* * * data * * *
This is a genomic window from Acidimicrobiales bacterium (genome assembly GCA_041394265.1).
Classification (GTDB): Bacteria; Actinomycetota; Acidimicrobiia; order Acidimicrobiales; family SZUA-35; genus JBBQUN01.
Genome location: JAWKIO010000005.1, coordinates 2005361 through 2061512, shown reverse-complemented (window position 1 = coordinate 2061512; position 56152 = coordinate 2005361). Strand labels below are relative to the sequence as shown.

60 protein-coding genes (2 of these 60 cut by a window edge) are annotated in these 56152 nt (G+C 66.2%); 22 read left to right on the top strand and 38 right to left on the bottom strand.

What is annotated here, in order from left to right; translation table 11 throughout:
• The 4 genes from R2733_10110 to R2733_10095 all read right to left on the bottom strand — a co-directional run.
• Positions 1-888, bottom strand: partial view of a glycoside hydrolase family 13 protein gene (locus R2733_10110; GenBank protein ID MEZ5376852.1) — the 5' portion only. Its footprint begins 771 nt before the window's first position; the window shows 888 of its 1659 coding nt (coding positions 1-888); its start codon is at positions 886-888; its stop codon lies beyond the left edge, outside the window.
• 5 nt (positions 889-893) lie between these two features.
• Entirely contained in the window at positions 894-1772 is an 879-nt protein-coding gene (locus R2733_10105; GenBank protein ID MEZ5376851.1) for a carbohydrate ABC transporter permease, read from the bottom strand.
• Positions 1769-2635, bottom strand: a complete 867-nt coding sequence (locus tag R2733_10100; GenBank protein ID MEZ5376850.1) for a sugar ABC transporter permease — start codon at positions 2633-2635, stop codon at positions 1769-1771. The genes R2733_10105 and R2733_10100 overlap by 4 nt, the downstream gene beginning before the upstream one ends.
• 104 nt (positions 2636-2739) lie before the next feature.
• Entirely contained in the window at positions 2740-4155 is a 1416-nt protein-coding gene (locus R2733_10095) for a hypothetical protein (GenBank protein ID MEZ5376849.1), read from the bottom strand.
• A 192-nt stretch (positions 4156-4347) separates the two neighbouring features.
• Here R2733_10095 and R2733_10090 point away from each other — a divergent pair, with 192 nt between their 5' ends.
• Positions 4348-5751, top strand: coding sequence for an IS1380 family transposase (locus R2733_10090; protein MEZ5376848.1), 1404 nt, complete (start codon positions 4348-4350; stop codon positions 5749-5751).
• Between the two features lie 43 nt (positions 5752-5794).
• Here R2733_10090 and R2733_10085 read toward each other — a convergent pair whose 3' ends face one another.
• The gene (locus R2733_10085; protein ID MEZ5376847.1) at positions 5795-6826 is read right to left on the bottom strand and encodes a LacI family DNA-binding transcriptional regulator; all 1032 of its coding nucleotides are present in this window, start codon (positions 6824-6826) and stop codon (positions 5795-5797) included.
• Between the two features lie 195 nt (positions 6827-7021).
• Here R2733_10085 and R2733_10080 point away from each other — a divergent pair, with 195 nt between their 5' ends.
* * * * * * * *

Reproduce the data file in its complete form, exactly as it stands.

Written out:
This is a genomic window from Acidimicrobiales bacterium (genome assembly GCA_041394265.1).
Classification (GTDB): Bacteria; Actinomycetota; Acidimicrobiia; order Acidimicrobiales; family SZUA-35; genus JBBQUN01.
Genome location: JAWKIO010000005.1, coordinates 2005361 through 2061512, shown reverse-complemented (window position 1 = coordinate 2061512; position 56152 = coordinate 2005361). Strand labels below are relative to the sequence as shown.

60 protein-coding genes (2 of these 60 cut by a window edge) are annotated in these 56152 nt (G+C 66.2%); 22 read left to right on the top strand and 38 right to left on the bottom strand.

What is annotated here, in order from left to right; translation table 11 throughout:
• The 4 genes from R2733_10110 to R2733_10095 all read right to left on the bottom strand — a co-directional run.
• Positions 1-888, bottom strand: partial view of a glycoside hydrolase family 13 protein gene (locus R2733_10110; GenBank protein ID MEZ5376852.1) — the 5' portion only. Its footprint begins 771 nt before the window's first position; the window shows 888 of its 1659 coding nt (coding positions 1-888); its start codon is at positions 886-888; its stop codon lies beyond the left edge, outside the window.
• 5 nt (positions 889-893) lie between these two features.
• Entirely contained in the window at positions 894-1772 is an 879-nt protein-coding gene (locus R2733_10105; GenBank protein ID MEZ5376851.1) for a carbohydrate ABC transporter permease, read from the bottom strand.
• Positions 1769-2635, bottom strand: a complete 867-nt coding sequence (locus tag R2733_10100; GenBank protein ID MEZ5376850.1) for a sugar ABC transporter permease — start codon at positions 2633-2635, stop codon at positions 1769-1771. The genes R2733_10105 and R2733_10100 overlap by 4 nt, the downstream gene beginning before the upstream one ends.
• 104 nt (positions 2636-2739) lie before the next feature.
• Entirely contained in the window at positions 2740-4155 is a 1416-nt protein-coding gene (locus R2733_10095) for a hypothetical protein (GenBank protein ID MEZ5376849.1), read from the bottom strand.
• A 192-nt stretch (positions 4156-4347) separates the two neighbouring features.
• Here R2733_10095 and R2733_10090 point away from each other — a divergent pair, with 192 nt between their 5' ends.
• Positions 4348-5751, top strand: coding sequence for an IS1380 family transposase (locus R2733_10090; protein MEZ5376848.1), 1404 nt, complete (start codon positions 4348-4350; stop codon positions 5749-5751).
• Between the two features lie 43 nt (positions 5752-5794).
• Here R2733_10090 and R2733_10085 read toward each other — a convergent pair whose 3' ends face one another.
• The gene (locus R2733_10085; protein ID MEZ5376847.1) at positions 5795-6826 is read right to left on the bottom strand and encodes a LacI family DNA-binding transcriptional regulator; all 1032 of its coding nucleotides are present in this window, start codon (positions 6824-6826) and stop codon (positions 5795-5797) included.
• Between the two features lie 195 nt (positions 6827-7021).
• Here R2733_10085 and R2733_10080 point away from each other — a divergent pair, with 195 nt between their 5' ends.